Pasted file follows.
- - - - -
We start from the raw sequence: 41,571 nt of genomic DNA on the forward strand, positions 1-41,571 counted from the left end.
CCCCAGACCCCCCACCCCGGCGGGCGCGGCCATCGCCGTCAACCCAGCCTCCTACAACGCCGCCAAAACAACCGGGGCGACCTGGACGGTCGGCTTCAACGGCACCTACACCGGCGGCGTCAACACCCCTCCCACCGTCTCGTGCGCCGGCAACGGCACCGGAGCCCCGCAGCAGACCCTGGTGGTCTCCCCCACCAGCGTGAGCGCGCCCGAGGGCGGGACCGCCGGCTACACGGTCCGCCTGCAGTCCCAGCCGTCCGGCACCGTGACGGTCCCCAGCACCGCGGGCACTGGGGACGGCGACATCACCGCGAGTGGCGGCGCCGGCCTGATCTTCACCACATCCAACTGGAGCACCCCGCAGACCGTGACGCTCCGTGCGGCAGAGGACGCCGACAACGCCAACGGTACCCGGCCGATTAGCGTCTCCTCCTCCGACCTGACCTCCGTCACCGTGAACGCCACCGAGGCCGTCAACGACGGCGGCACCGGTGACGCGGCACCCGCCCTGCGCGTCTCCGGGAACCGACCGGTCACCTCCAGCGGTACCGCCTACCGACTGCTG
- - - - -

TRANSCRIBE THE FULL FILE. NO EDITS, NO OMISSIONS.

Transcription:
We start from the raw sequence: 41,571 nt of genomic DNA on the forward strand, positions 1-41,571 counted from the left end.
CCCCAGACCCCCCACCCCGGCGGGCGCGGCCATCGCCGTCAACCCAGCCTCCTACAACGCCGCCAAAACAACCGGGGCGACCTGGACGGTCGGCTTCAACGGCACCTACACCGGCGGCGTCAACACCCCTCCCACCGTCTCGTGCGCCGGCAACGGCACCGGAGCCCCGCAGCAGACCCTGGTGGTCTCCCCCACCAGCGTGAGCGCGCCCGAGGGCGGGACCGCCGGCTACACGGTCCGCCTGCAGTCCCAGCCGTCCGGCACCGTGACGGTCCCCAGCACCGCGGGCACTGGGGACGGCGACATCACCGCGAGTGGCGGCGCCGGCCTGATCTTCACCACATCCAACTGGAGCACCCCGCAGACCGTGACGCTCCGTGCGGCAGAGGACGCCGACAACGCCAACGGTACCCGGCCGATTAGCGTCTCCTCCTCCGACCTGACCTCCGTCACCGTGAACGCCACCGAGGCCGTCAACGACGGCGGCACCGGTGACGCGGCACCCGCCCTGCGCGTCTCCGGGAACCGACCGGTCACCTCCAGCGGTACCGCCTACCGACTGCTG